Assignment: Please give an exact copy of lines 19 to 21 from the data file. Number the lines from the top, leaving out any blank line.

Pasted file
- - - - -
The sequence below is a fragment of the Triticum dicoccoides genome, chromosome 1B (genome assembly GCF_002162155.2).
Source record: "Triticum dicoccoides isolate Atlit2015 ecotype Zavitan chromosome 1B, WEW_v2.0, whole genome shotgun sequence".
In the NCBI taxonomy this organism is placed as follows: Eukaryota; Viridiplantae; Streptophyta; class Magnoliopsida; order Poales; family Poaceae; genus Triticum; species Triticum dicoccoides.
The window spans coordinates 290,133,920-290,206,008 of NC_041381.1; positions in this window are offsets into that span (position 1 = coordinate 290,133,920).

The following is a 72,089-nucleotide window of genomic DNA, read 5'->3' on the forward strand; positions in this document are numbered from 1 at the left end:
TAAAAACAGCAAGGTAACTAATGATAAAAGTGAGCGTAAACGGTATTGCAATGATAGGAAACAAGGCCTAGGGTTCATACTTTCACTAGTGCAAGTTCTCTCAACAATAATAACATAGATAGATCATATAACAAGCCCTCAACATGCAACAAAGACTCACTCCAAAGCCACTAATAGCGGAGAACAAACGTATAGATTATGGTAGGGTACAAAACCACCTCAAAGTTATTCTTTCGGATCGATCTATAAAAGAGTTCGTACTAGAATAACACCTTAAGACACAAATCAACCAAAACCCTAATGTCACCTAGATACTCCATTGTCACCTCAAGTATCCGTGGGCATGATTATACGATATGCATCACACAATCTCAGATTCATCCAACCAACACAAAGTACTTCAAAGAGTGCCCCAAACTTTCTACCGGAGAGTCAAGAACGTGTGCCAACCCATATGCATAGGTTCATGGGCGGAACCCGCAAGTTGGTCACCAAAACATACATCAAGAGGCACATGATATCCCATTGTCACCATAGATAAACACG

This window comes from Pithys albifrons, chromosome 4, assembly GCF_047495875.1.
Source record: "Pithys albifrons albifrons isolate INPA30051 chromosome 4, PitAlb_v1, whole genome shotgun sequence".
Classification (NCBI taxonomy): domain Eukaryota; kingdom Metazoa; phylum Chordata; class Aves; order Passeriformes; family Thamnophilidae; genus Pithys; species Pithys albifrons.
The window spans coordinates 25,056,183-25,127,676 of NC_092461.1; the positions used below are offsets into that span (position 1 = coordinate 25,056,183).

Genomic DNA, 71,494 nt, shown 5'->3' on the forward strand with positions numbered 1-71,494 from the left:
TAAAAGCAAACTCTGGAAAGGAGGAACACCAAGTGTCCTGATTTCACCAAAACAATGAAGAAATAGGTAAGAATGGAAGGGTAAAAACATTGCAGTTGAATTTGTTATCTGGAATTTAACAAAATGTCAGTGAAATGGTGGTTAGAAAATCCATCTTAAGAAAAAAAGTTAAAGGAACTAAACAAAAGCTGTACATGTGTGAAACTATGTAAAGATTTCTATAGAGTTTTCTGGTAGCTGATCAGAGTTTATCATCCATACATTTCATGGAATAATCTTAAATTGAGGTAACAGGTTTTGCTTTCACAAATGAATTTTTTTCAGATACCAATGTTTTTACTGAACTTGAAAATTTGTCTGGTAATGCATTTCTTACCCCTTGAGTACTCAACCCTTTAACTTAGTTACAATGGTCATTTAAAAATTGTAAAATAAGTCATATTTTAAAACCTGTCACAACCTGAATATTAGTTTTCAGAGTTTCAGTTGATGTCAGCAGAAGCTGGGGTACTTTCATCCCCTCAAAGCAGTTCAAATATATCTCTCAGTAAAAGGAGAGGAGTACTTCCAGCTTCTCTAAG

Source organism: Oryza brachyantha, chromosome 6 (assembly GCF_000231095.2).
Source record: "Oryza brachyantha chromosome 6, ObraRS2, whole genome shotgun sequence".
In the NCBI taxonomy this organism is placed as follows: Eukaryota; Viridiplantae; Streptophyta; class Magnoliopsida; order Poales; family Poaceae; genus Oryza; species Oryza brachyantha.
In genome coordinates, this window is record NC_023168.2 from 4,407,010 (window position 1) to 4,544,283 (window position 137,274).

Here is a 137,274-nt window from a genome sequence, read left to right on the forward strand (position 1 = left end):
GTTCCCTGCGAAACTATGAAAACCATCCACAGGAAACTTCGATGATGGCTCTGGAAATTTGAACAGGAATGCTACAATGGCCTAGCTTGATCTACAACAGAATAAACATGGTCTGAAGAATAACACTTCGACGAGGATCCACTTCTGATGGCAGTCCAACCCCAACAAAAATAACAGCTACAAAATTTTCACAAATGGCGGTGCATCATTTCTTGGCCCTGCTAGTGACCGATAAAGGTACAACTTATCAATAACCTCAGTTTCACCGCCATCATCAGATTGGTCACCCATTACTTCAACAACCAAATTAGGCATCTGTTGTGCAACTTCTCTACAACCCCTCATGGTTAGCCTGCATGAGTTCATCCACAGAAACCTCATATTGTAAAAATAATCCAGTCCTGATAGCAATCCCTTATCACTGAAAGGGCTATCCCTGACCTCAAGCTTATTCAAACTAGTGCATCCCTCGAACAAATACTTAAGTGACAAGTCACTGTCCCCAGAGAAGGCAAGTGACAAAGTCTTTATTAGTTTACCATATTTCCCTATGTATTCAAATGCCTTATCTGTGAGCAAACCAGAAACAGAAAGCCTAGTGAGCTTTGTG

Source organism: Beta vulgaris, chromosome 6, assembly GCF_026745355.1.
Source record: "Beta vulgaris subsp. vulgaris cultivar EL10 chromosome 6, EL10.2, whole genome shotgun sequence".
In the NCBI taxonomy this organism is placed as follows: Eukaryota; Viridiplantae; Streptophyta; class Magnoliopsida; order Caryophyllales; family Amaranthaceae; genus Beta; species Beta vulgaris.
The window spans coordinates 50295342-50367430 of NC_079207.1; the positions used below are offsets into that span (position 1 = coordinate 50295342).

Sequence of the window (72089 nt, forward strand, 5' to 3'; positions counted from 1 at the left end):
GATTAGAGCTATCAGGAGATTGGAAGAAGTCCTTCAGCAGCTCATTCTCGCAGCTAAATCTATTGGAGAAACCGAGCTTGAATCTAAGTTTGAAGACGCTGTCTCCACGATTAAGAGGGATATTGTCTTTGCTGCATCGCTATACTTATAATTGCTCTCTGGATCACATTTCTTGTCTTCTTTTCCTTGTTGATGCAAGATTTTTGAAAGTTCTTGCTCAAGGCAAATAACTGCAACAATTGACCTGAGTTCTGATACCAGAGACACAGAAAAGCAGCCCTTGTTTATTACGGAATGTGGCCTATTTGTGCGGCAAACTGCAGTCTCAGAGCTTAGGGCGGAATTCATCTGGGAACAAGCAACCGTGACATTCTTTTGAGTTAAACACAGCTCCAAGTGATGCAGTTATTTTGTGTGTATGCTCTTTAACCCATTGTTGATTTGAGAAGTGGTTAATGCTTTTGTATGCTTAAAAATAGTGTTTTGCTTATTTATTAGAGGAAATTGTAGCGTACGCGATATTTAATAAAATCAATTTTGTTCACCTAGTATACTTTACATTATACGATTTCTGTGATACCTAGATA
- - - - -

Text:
Source organism: Beta vulgaris, chromosome 6, assembly GCF_026745355.1.
Source record: "Beta vulgaris subsp. vulgaris cultivar EL10 chromosome 6, EL10.2, whole genome shotgun sequence".
In the NCBI taxonomy this organism is placed as follows: Eukaryota; Viridiplantae; Streptophyta; class Magnoliopsida; order Caryophyllales; family Amaranthaceae; genus Beta; species Beta vulgaris.